Why diabetes patients are affected so much worse by the flu

Why diabetes patients are affected so much worse by the flu

If you have diabetes and catch the flu, your diabetes can make the immune system more vulnerable to severe cases of the flu (1). You’re more likely to develop complications or to be hospitalised (1). The flu could make managing your blood glucose levels more difficult, and this could also lead to serious complications in extreme cases (2).

Let’s take a closer look at exactly why people with diabetes are about six times more likely to be hospitalised with complications from the flu (2) – and the steps you can take to protect yourself so you can enjoy a normal life throughout the flu season.

At greater risk during the flu season

Your diabetes means your immune system is less able to respond to and deal with infections (3), making you more susceptible to catching the flu (3) than someone with no underlying health conditions. You’re also at higher risk of developing a severe case of the flu or complications (1). Your weakened immune system means you’re also more likely to be hospitalised with the flu (1) and likely to take longer to recover (3).

The flu itself can also have a significant impact on your blood glucose levels (3), making it more difficult for you to manage your diabetes (4). When you’re ill with an infection such as the flu, your body will release extra glucose into your bloodstream in a bid to help combat the illness (5). Your body will need significantly more insulin (2) – making it harder for you to keep your blood glucose levels under control (5). Added to that, while you have the flu, your feelings of illness could mask symptoms of high or low blood glucose levels – both of which can be serious if not treated quickly enough (3).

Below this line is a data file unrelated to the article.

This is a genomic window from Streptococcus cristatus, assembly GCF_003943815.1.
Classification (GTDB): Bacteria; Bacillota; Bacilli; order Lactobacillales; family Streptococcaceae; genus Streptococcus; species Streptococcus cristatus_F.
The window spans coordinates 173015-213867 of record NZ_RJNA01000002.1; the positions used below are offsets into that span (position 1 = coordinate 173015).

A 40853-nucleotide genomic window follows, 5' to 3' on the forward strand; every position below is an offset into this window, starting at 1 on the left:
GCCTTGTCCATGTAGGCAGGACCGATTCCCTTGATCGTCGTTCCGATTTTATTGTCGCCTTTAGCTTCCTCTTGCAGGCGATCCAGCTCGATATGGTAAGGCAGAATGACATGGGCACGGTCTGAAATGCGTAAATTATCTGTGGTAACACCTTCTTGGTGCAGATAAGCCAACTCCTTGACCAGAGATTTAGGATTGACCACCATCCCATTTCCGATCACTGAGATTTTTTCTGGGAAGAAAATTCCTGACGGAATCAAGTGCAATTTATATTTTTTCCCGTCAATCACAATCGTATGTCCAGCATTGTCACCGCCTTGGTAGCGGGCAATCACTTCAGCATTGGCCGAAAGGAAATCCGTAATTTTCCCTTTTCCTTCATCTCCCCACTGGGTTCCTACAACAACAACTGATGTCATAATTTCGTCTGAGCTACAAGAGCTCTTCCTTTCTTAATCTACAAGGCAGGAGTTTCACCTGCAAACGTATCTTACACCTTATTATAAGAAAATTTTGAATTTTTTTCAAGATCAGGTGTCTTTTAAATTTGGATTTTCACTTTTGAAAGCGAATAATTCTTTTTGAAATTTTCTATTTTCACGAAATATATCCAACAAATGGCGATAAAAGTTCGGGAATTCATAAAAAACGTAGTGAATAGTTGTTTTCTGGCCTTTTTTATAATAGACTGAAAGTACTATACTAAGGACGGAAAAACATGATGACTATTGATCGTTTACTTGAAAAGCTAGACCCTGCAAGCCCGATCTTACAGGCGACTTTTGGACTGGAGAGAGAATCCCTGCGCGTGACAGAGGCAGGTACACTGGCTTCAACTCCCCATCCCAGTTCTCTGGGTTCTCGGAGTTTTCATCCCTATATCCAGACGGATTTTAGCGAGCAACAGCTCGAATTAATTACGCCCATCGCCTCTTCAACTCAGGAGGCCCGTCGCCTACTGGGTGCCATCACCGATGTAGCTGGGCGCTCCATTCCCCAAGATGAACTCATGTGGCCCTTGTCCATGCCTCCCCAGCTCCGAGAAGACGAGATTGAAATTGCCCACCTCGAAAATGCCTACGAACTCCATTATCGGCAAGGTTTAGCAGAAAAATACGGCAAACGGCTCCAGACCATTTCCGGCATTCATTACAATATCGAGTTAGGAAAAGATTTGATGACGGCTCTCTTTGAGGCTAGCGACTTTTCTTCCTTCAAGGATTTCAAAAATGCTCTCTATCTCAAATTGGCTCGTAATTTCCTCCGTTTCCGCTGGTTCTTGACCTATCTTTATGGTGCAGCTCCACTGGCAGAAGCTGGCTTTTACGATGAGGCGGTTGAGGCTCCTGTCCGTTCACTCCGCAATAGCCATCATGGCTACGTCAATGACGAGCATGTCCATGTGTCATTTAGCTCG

If your blood glucose levels rise, you’re at risk of producing ketones (2). Equally, if you don’t feel like eating while you have the flu, your body may need to break down fat to make fuel, and this could also lead to it producing more ketones (5). Ketones could make you feel very unwell (2). A ketone build-up could also prevent other areas of your body from working properly and, if left untreated, lead to serious complications (2).

Stay well through the winter

If you have diabetes, especially type 1 diabetes, you will likely take longer to recover from the flu (3). That means you would feel unwell with the flu for longer than others generally would. And you might need to refrain from going to work, attending school or college, or even going out with family and friends for longer too.

So, why not add an annual flu vaccine to your routine. It’s one more way to stay in control of your diabetes (1).


References
(1) https://www.cdc.gov/diabetes/projects/pdfs/eng_brochure.pdf
(2) https://jdrf.org.uk/information-support/living-with-type-1-diabetes/health-and-wellness/sickness/
(3) http://www.diabetes.co.uk/diabetes-complications/lung-conditions.html
(4) https://www.diabetes.co.uk/flu-and-diabetes.html
(5) https://www.diabetes.co.uk/diabetes-and-illness.html

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